CS 130 Lab #7: Representing basic hypertexts

Note: you will likely need to refer to some of these HTML tag reference pages while working on this lab:

  1. An award-winning introduction to HTML

  2. A W3C-sponsored introduction to HTML

  3. W3School's HTML 4.01 tag reference

  4. HTML Dog's HTML tag reference

  5. WebMonkey's HTML "cheat sheet"


The purpose of this lab is to explore the underlying encodings which make hypertext documents visible and useful to people through browsers. HTML (the hypertext markup language) represents the early and current (widely-used) state of web technology: we will use this as a basis for studying XML and XSLT in a later lab (these two are part of the technological future of the "semantic web").

There are two main parts to the lab, one which asks you to do some small experiments with HTML and the other which asks you (in a more open-ended fashion) to create a small home page for yourself.

Note that different browsers (FireFox, Internet Explorer, Netscape, etc.) may display things differently, from each other or from how the book claims they will look. This is normal and to be expected: in fact, it helps to emphasize our main points, which are about the relationships between physical represntation and abstract structure.

Some notes on files and editors

You will want to work in a text editor such as NotePad or Wordpad in order to create your HTML file (these are available in Windows under the Utilities or Word processors sub-headings of the Programs menu via Start). You will probably also want to keep a browser window open to display what the rendered HTML code looks like.

You should always remember to both save your text file (in the text editor window) and then refresh your browser window before you expect to see changes.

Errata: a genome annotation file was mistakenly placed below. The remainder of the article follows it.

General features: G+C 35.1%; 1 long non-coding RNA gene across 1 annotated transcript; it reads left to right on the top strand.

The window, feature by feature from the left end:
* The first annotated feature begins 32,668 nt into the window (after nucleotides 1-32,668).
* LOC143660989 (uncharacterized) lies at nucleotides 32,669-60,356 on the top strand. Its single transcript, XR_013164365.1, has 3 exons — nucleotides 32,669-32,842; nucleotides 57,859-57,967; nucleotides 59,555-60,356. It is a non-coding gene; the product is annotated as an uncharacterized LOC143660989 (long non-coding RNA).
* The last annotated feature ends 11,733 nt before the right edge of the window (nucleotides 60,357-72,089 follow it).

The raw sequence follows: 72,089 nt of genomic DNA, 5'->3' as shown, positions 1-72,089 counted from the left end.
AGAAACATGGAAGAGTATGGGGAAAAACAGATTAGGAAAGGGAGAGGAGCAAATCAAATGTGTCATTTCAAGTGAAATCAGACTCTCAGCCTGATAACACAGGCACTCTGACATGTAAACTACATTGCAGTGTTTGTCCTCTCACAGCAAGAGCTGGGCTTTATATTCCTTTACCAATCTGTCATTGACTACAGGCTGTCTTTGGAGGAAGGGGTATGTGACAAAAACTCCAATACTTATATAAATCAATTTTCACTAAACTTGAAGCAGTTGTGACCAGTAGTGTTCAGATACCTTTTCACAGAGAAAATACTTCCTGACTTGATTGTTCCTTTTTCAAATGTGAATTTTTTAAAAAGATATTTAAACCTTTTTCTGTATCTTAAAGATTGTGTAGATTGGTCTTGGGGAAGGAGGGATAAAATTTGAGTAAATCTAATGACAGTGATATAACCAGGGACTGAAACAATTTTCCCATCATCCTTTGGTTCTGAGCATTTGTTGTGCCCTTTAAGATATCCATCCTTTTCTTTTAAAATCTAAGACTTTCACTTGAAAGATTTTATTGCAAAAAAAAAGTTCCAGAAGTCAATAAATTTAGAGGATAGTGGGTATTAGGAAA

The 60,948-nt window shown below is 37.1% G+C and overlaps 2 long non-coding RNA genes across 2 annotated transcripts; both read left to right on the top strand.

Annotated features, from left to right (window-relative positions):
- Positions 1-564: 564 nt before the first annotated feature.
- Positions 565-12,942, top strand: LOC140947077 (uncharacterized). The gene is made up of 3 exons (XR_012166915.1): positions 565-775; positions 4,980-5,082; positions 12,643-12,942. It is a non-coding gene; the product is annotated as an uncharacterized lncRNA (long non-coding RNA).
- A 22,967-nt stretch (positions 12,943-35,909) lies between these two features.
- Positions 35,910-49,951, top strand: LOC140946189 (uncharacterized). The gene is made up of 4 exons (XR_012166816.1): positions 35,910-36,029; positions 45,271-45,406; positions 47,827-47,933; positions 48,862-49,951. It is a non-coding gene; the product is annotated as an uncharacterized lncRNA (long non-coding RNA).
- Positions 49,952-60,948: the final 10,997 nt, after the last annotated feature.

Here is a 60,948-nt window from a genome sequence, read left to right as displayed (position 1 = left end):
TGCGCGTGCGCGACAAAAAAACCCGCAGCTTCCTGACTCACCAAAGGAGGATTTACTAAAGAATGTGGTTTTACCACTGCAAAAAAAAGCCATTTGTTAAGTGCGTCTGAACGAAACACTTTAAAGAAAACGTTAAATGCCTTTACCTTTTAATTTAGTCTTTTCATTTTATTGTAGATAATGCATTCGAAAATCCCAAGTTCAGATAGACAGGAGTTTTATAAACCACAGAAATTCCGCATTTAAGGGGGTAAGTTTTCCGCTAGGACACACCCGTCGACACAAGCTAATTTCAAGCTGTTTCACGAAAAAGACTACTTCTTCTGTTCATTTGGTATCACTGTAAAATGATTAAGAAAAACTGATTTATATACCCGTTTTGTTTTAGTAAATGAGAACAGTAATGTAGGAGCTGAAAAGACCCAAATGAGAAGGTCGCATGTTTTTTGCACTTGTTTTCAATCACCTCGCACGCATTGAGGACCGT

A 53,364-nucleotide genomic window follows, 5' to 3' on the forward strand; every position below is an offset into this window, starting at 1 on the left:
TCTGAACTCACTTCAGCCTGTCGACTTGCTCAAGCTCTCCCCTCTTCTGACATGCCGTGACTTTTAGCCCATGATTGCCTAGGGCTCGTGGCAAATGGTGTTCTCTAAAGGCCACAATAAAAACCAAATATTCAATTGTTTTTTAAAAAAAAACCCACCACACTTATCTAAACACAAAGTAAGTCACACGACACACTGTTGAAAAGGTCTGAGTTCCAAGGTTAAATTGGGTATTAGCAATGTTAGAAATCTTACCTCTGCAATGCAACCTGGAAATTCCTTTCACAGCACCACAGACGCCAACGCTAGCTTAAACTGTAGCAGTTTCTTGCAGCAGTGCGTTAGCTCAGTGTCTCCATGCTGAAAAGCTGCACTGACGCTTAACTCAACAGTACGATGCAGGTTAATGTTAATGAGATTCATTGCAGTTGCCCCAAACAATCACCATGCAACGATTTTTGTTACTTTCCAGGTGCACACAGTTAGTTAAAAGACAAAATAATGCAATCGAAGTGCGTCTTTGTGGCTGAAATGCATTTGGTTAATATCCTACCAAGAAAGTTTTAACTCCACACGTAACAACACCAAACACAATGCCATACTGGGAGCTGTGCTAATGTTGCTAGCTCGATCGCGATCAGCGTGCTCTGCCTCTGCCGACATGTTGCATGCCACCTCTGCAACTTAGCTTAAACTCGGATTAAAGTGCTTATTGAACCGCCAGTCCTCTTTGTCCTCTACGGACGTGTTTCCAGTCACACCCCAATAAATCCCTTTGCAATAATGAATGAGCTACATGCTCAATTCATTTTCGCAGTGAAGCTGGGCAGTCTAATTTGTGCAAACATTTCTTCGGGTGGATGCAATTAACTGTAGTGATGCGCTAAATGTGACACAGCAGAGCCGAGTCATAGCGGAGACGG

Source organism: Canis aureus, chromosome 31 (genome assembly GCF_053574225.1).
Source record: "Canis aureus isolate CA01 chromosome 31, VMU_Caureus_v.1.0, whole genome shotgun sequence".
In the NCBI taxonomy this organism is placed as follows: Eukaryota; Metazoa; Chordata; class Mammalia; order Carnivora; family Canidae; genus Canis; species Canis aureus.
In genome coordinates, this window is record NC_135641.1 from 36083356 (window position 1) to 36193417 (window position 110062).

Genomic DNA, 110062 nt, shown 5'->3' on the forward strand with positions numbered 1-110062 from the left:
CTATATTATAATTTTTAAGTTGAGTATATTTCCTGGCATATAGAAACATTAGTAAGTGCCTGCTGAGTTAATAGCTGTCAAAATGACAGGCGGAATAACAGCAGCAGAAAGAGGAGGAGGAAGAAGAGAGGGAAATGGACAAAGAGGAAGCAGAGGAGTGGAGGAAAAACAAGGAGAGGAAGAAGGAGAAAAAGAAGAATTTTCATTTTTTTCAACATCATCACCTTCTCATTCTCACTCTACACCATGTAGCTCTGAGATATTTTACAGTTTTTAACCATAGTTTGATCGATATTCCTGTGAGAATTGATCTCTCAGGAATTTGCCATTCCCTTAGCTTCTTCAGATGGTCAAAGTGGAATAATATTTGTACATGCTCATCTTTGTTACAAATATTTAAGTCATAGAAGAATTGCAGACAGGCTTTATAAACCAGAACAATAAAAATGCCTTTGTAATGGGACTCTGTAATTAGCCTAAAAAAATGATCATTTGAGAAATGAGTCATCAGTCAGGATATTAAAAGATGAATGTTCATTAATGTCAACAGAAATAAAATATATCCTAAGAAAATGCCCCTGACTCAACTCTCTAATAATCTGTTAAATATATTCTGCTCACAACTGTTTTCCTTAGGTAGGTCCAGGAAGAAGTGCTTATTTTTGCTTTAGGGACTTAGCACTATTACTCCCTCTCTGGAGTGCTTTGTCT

In order to make your web page and experiments accessible from anywhere on the web, you should save your files in the "public_html" folder on your "H" drive (the one with your login name on it). If you don't have a "public_html" folder, just create it with the "new folder" button on the top level of your "H" drive. (You must spell it all in lowercase and with the underscore between words! You should also remember to save your file with the ".html" extension.) These should be enough to make your page visible on the web from the URL:

where "YOU" is replaced by your login name and "NAME" is replaced by the name of your file. If you still have trouble viewing your page, it could be due to issues with the file permissions (I'll add instructions about this later if it is a problem in lab).

If you want to edit your home page on your home (or dorm) computer, you'll need access to your "H" drive from there. You may already have this set up, but if not, check out the WITS instruction page on how to do this:

mapping your H drive

One other thing you should watch for: save your file as a plain text document, replace the ".txt" extension at the end of the file name with a ".html" extension. If you see something like the picture below, it's probably because your file got saved with the Rich Text Format (RTF) style.]

Some experiments with HTML

For this section, you should try these short experiments with HTML code and how it is displayed and be ready to demonstrate the results for your demo.

Here are some things you can try:

Creating your own home page with HTML

For this section, you should create a little sample page for yourself in HTML. If you store it as the file "index.html" in your "public_html" folder, you should be able to access it by just typing this URL:
(In other words, this becomes the default page used when someone comes just to your login name at Willamette's web site.)

Although you are welcome to dress up your home page any way you want (and of course to modify it to taste after your demo is over), I would like to see you use at least the following HTML features somewhere in the page (you will find details on most of these features in your textbook):

Please have your experimental results and your page ready to demo by the end of lab on Friday 14 April .